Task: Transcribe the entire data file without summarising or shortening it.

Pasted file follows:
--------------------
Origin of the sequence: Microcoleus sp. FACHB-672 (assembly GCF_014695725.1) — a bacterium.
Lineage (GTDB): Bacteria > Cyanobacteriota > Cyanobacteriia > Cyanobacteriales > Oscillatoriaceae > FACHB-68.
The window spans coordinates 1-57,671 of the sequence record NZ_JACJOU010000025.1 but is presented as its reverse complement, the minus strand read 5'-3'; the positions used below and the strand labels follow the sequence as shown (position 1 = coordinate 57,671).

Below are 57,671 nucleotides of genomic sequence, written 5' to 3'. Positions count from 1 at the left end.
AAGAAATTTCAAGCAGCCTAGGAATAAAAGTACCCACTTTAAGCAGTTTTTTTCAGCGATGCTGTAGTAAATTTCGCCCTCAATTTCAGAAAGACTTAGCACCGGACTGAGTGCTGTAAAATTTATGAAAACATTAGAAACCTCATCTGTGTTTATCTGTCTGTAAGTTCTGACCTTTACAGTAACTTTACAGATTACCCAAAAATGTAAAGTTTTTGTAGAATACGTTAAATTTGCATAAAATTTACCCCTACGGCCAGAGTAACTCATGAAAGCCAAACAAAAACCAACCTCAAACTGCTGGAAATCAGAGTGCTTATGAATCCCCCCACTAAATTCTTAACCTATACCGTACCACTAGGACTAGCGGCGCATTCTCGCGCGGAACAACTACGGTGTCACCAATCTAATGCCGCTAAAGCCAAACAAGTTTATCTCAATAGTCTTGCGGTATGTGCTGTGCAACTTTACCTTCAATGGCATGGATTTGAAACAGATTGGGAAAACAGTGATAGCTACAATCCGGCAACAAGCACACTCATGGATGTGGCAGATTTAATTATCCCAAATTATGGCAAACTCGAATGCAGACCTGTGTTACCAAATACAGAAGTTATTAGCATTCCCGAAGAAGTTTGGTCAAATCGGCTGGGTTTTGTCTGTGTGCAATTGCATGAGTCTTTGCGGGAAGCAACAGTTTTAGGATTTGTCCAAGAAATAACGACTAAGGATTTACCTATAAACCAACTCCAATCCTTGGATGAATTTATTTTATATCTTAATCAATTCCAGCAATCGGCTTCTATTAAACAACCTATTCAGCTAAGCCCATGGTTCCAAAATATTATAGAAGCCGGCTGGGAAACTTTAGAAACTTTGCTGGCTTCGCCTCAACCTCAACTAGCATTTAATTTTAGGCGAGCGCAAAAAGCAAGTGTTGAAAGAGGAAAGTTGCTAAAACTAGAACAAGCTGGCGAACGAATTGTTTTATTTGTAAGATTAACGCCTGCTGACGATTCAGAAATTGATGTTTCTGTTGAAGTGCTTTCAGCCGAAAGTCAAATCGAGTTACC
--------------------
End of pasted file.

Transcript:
Origin of the sequence: Microcoleus sp. FACHB-672 (assembly GCF_014695725.1) — a bacterium.
Lineage (GTDB): Bacteria > Cyanobacteriota > Cyanobacteriia > Cyanobacteriales > Oscillatoriaceae > FACHB-68.
The window spans coordinates 1-57,671 of the sequence record NZ_JACJOU010000025.1 but is presented as its reverse complement, the minus strand read 5'-3'; the positions used below and the strand labels follow the sequence as shown (position 1 = coordinate 57,671).

Below are 57,671 nucleotides of genomic sequence, written 5' to 3'. Positions count from 1 at the left end.
AAGAAATTTCAAGCAGCCTAGGAATAAAAGTACCCACTTTAAGCAGTTTTTTTCAGCGATGCTGTAGTAAATTTCGCCCTCAATTTCAGAAAGACTTAGCACCGGACTGAGTGCTGTAAAATTTATGAAAACATTAGAAACCTCATCTGTGTTTATCTGTCTGTAAGTTCTGACCTTTACAGTAACTTTACAGATTACCCAAAAATGTAAAGTTTTTGTAGAATACGTTAAATTTGCATAAAATTTACCCCTACGGCCAGAGTAACTCATGAAAGCCAAACAAAAACCAACCTCAAACTGCTGGAAATCAGAGTGCTTATGAATCCCCCCACTAAATTCTTAACCTATACCGTACCACTAGGACTAGCGGCGCATTCTCGCGCGGAACAACTACGGTGTCACCAATCTAATGCCGCTAAAGCCAAACAAGTTTATCTCAATAGTCTTGCGGTATGTGCTGTGCAACTTTACCTTCAATGGCATGGATTTGAAACAGATTGGGAAAACAGTGATAGCTACAATCCGGCAACAAGCACACTCATGGATGTGGCAGATTTAATTATCCCAAATTATGGCAAACTCGAATGCAGACCTGTGTTACCAAATACAGAAGTTATTAGCATTCCCGAAGAAGTTTGGTCAAATCGGCTGGGTTTTGTCTGTGTGCAATTGCATGAGTCTTTGCGGGAAGCAACAGTTTTAGGATTTGTCCAAGAAATAACGACTAAGGATTTACCTATAAACCAACTCCAATCCTTGGATGAATTTATTTTATATCTTAATCAATTCCAGCAATCGGCTTCTATTAAACAACCTATTCAGCTAAGCCCATGGTTCCAAAATATTATAGAAGCCGGCTGGGAAACTTTAGAAACTTTGCTGGCTTCGCCTCAACCTCAACTAGCATTTAATTTTAGGCGAGCGCAAAAAGCAAGTGTTGAAAGAGGAAAGTTGCTAAAACTAGAACAAGCTGGCGAACGAATTGTTTTATTTGTAAGATTAACGCCTGCTGACGATTCAGAAATTGATGTTTCTGTTGAAGTGCTTTCAGCCGAAAGTCAAATCGAGTTACC